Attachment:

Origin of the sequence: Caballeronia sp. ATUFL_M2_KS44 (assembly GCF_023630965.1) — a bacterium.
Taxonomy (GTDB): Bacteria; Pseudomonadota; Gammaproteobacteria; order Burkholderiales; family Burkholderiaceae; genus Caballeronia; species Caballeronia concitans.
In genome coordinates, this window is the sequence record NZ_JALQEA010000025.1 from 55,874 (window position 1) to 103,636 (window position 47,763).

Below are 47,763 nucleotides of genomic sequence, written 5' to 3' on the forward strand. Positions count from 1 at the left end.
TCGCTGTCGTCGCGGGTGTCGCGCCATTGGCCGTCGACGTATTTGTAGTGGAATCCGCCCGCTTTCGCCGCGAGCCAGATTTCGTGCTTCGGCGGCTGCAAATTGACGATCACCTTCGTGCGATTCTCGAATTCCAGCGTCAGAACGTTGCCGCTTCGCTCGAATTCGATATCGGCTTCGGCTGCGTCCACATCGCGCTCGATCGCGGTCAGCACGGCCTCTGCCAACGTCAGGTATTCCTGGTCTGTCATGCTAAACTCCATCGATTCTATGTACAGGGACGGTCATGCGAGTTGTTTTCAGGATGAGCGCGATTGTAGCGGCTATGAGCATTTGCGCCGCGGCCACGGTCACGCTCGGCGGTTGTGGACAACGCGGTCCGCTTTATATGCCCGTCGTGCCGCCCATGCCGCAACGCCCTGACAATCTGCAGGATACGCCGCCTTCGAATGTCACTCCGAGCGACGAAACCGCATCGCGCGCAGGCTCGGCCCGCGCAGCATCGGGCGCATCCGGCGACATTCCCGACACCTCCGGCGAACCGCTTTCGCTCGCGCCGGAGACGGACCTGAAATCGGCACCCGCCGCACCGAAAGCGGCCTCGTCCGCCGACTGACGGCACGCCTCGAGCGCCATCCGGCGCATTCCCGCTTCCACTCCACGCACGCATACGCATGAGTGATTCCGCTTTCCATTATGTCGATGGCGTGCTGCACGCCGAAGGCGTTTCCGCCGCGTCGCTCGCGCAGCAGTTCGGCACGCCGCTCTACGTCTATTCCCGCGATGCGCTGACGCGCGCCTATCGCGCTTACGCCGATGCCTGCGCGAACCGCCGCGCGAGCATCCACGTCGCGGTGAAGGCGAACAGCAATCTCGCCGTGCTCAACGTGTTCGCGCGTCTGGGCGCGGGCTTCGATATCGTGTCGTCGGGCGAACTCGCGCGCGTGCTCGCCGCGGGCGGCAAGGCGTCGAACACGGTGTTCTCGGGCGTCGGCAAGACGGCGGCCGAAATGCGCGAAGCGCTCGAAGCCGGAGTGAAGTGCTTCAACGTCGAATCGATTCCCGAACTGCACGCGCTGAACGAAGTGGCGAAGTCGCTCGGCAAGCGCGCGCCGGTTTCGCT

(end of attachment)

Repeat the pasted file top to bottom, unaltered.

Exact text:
Origin of the sequence: Caballeronia sp. ATUFL_M2_KS44 (assembly GCF_023630965.1) — a bacterium.
Taxonomy (GTDB): Bacteria; Pseudomonadota; Gammaproteobacteria; order Burkholderiales; family Burkholderiaceae; genus Caballeronia; species Caballeronia concitans.
In genome coordinates, this window is the sequence record NZ_JALQEA010000025.1 from 55,874 (window position 1) to 103,636 (window position 47,763).

Below are 47,763 nucleotides of genomic sequence, written 5' to 3' on the forward strand. Positions count from 1 at the left end.
TCGCTGTCGTCGCGGGTGTCGCGCCATTGGCCGTCGACGTATTTGTAGTGGAATCCGCCCGCTTTCGCCGCGAGCCAGATTTCGTGCTTCGGCGGCTGCAAATTGACGATCACCTTCGTGCGATTCTCGAATTCCAGCGTCAGAACGTTGCCGCTTCGCTCGAATTCGATATCGGCTTCGGCTGCGTCCACATCGCGCTCGATCGCGGTCAGCACGGCCTCTGCCAACGTCAGGTATTCCTGGTCTGTCATGCTAAACTCCATCGATTCTATGTACAGGGACGGTCATGCGAGTTGTTTTCAGGATGAGCGCGATTGTAGCGGCTATGAGCATTTGCGCCGCGGCCACGGTCACGCTCGGCGGTTGTGGACAACGCGGTCCGCTTTATATGCCCGTCGTGCCGCCCATGCCGCAACGCCCTGACAATCTGCAGGATACGCCGCCTTCGAATGTCACTCCGAGCGACGAAACCGCATCGCGCGCAGGCTCGGCCCGCGCAGCATCGGGCGCATCCGGCGACATTCCCGACACCTCCGGCGAACCGCTTTCGCTCGCGCCGGAGACGGACCTGAAATCGGCACCCGCCGCACCGAAAGCGGCCTCGTCCGCCGACTGACGGCACGCCTCGAGCGCCATCCGGCGCATTCCCGCTTCCACTCCACGCACGCATACGCATGAGTGATTCCGCTTTCCATTATGTCGATGGCGTGCTGCACGCCGAAGGCGTTTCCGCCGCGTCGCTCGCGCAGCAGTTCGGCACGCCGCTCTACGTCTATTCCCGCGATGCGCTGACGCGCGCCTATCGCGCTTACGCCGATGCCTGCGCGAACCGCCGCGCGAGCATCCACGTCGCGGTGAAGGCGAACAGCAATCTCGCCGTGCTCAACGTGTTCGCGCGTCTGGGCGCGGGCTTCGATATCGTGTCGTCGGGCGAACTCGCGCGCGTGCTCGCCGCGGGCGGCAAGGCGTCGAACACGGTGTTCTCGGGCGTCGGCAAGACGGCGGCCGAAATGCGCGAAGCGCTCGAAGCCGGAGTGAAGTGCTTCAACGTCGAATCGATTCCCGAACTGCACGCGCTGAACGAAGTGGCGAAGTCGCTCGGCAAGCGCGCGCCGGTTTCGCT